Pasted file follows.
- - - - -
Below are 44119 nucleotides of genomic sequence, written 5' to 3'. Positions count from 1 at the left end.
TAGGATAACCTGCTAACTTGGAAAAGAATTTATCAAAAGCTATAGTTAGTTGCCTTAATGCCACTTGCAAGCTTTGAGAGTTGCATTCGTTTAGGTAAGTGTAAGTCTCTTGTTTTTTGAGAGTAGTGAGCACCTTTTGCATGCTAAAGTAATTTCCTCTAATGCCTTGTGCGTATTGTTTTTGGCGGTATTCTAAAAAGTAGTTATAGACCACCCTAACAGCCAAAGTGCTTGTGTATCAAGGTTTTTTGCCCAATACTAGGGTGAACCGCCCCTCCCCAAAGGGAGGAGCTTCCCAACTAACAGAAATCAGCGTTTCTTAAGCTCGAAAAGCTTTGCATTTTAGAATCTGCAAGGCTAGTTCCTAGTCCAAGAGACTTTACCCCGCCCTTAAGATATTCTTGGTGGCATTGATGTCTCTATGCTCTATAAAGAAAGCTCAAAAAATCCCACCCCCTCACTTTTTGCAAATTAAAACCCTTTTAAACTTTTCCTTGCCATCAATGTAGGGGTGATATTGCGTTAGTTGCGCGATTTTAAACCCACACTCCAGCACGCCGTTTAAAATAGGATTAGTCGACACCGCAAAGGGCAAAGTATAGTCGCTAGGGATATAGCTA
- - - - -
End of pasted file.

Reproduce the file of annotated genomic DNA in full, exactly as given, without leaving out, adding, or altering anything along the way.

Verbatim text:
Below are 44119 nucleotides of genomic sequence, written 5' to 3'. Positions count from 1 at the left end.
TAGGATAACCTGCTAACTTGGAAAAGAATTTATCAAAAGCTATAGTTAGTTGCCTTAATGCCACTTGCAAGCTTTGAGAGTTGCATTCGTTTAGGTAAGTGTAAGTCTCTTGTTTTTTGAGAGTAGTGAGCACCTTTTGCATGCTAAAGTAATTTCCTCTAATGCCTTGTGCGTATTGTTTTTGGCGGTATTCTAAAAAGTAGTTATAGACCACCCTAACAGCCAAAGTGCTTGTGTATCAAGGTTTTTTGCCCAATACTAGGGTGAACCGCCCCTCCCCAAAGGGAGGAGCTTCCCAACTAACAGAAATCAGCGTTTCTTAAGCTCGAAAAGCTTTGCATTTTAGAATCTGCAAGGCTAGTTCCTAGTCCAAGAGACTTTACCCCGCCCTTAAGATATTCTTGGTGGCATTGATGTCTCTATGCTCTATAAAGAAAGCTCAAAAAATCCCACCCCCTCACTTTTTGCAAATTAAAACCCTTTTAAACTTTTCCTTGCCATCAATGTAGGGGTGATATTGCGTTAGTTGCGCGATTTTAAACCCACACTCCAGCACGCCGTTTAAAATAGGATTAGTCGACACCGCAAAGGGCAAAGTATAGTCGCTAGGGATATAGCTA